Functional Eccentric Training
Three Types of Muscular Contractions
• Concentric – Muscle Shortening under tension • Isometric – muscle tension without any change in length • Eccentric aka “negative” – muscle lengthens under tension
Three Types of Muscular Contractions
Concentric Contraction Concentric contractions occur whenever you are projecting force externally such as: • lifting any object against gravity • Performing an exercise on a machine where the weight stack is moving up • Throwing anything • Jumping up, sideways or forward • The push off phase of running.
Isometric Contractions Isometric contractions occur whenever you are stabilizing or preventing movement such as: • Rotator cuff muscles of the shoulder contract isometrically to hold the head of the humerus into the glenoid fossa while larger muscles like Pecs move arm. • Torso musculature contracts isometrically to maintain the core in rigid alignment during most movments including lifting, jump, throwing, etc.
Eccentric Contractions Eccentric contractions occur whenever you are absorbing force and decelerating such as: • Landing from a jump and landing phase of walking and running • Walking down stairs • Cutting/changing direction rapidly while running • Stopping quickly while running • Absorbing bumps while skiing • Decelerating arm when throwing
Eccentric Contractions Muscles act as springs during eccentric contractions
Muscles as Springs • During most movement eccentric contractions allow us to store kinetic energy which is then used during concentric contractions – this process is ubiquitous and is known as the Stretch Shortening Cycle or SSC. • Up to 50% of all the energy needed to accelerate/lift the body can be reclaimed from the eccentric/ muscle lengthening phase of the stride!
• Ranks muscle contractions based on their inherent level of force production • Muscles can produce the lowest amount of force concentrically • Muscles can produce more force isometrically • Muscles can produce the most force eccentrically! • During eccentric contraction force comes from contractile elements AND from the viscoelastic components of the connective tissue (primarily tendons)!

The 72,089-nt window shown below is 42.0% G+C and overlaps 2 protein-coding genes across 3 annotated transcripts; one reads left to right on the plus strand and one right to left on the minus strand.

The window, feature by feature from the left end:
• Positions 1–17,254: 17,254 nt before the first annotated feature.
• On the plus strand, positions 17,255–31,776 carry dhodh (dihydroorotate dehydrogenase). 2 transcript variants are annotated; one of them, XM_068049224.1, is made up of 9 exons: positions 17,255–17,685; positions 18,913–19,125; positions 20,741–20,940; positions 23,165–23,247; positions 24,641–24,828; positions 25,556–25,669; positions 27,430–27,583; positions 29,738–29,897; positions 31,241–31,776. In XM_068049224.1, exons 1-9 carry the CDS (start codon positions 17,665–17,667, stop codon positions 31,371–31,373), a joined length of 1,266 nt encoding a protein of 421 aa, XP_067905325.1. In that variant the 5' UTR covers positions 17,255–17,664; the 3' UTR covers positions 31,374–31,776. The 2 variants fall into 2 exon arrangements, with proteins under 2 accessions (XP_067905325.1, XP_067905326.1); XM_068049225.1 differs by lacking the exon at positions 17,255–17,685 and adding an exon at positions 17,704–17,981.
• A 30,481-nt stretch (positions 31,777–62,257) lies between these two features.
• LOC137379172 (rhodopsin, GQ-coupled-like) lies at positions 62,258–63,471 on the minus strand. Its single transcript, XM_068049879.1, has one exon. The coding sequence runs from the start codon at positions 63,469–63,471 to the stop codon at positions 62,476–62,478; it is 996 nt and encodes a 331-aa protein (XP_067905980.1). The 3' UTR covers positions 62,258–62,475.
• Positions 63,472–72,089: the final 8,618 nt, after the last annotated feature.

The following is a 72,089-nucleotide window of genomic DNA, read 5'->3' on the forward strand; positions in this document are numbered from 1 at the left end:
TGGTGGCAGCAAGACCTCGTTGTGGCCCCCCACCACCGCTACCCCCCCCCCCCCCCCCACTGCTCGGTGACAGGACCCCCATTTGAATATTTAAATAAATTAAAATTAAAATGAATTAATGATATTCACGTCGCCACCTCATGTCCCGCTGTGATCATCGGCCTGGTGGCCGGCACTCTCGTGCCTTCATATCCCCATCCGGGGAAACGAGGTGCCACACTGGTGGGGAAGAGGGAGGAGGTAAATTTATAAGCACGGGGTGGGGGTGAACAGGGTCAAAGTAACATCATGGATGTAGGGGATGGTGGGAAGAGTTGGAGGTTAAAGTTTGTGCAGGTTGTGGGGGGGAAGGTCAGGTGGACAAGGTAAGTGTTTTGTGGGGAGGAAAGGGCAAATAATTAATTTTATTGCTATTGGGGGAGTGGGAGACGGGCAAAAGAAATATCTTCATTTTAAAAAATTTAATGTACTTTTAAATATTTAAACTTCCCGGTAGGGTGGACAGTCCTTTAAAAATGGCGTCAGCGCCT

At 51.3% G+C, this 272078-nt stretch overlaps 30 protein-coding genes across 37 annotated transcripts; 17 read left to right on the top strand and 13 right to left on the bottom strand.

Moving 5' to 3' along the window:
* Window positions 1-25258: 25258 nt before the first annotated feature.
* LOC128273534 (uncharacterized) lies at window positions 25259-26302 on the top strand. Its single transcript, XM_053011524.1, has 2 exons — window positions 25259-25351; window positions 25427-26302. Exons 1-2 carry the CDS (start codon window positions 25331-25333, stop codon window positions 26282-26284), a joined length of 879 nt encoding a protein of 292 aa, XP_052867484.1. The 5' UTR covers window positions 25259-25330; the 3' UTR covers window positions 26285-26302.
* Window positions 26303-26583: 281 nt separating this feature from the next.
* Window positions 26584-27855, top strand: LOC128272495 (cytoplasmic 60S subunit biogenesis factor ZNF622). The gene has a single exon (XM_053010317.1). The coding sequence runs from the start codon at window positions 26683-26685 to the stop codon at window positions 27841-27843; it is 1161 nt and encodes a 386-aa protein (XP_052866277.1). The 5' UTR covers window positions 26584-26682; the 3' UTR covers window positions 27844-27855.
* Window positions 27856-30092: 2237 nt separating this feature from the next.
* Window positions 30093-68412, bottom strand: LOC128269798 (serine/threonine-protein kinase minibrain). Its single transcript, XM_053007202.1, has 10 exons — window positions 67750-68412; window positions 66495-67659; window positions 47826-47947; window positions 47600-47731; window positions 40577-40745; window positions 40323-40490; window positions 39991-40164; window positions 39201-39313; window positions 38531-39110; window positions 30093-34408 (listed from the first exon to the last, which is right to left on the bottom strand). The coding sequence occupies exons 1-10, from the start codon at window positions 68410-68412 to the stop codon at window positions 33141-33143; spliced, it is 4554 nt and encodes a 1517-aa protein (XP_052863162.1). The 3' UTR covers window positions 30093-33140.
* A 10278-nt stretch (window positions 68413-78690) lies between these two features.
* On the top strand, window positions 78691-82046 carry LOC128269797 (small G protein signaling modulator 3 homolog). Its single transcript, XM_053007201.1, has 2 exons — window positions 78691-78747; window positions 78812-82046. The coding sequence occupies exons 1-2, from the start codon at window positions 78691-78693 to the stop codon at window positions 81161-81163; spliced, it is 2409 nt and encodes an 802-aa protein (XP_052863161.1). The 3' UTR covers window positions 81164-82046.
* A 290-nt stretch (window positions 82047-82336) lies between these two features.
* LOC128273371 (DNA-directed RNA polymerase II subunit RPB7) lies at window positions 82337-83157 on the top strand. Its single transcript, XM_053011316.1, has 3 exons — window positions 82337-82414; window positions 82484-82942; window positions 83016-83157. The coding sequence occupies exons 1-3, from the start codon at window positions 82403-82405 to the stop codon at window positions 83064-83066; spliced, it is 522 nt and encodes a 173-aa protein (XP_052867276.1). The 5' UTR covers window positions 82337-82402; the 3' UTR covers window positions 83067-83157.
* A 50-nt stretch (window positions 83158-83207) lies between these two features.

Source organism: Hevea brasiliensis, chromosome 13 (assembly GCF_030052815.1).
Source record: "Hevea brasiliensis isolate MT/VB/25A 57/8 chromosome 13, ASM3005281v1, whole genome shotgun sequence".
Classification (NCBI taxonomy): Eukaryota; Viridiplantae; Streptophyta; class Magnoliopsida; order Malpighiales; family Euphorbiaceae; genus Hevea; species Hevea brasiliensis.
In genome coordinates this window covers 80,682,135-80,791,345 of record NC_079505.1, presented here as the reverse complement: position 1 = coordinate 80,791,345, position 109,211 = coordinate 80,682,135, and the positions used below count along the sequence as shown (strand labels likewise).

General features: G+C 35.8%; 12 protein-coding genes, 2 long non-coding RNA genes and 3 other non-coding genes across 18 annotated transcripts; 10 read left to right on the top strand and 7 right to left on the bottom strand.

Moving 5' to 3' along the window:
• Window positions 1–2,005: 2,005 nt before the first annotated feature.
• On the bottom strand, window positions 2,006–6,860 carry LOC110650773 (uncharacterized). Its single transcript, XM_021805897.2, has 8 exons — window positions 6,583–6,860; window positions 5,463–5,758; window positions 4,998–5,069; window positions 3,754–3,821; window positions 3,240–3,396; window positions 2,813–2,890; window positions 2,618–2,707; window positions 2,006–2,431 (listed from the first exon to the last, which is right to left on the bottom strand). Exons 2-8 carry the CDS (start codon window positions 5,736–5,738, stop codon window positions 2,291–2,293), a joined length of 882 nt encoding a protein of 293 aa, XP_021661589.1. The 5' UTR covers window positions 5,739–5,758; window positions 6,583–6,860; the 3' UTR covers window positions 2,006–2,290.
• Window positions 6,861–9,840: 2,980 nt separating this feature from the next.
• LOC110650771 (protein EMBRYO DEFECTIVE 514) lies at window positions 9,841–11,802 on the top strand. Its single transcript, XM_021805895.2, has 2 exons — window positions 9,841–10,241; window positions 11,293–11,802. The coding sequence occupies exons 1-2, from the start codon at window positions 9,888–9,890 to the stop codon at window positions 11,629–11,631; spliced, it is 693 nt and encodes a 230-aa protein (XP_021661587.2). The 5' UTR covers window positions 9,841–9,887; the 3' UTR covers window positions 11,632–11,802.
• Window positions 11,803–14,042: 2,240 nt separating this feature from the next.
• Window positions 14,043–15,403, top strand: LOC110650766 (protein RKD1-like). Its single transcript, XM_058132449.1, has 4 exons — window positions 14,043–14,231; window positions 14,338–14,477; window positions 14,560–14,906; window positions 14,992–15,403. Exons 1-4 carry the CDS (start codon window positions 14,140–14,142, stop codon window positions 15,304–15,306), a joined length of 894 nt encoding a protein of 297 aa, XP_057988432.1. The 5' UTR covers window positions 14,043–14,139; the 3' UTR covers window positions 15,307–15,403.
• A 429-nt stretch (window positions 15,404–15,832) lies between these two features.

Force- Velocity Curve
Unlike Concentric contractions muscles are capable of producing more force the faster they contract eccentrically (to a point) which allows them to store the kinetic energy during rapid movements such foot strike during running.
Eccentric Training moves the Length/Tension Curve • Eccentric training increases a muscle’s ability the muscle to produce force at a longer length! • This is one of the ways eccentric training prevents injury!
Effects of Eccentric Training Eccentric exercise is thought to optimize the alignment of myofibrils (contractile elements within muscle fibers) allowing maximum leverage. • This process helps explain the benefits of eccentric exercise in the treatment of tendonitis. • Eccentric exercise causes hypertrophy of tendons and connective tissue increasing the tendons strength, resistance to injury, and ability to store energy during movement.
Eccentric vs Concentric Training • Eccentric Training causes more rapid increases in muscle size and strength! • Strength from eccentric training carries over to concentric training but NOT the other way around! • Since a muscle can produce much more force eccentrically simply lowering your weights slowly does not do much to overload or improve eccentric strength!
Metabolic Cost of Eccentric and Concentric Exercise
Eccentrics and Metabolic Demand
• Eccentric Training requires a much lower level of oxygen and cardiovascular work/ stress and a lower rate of perceived exertion for any give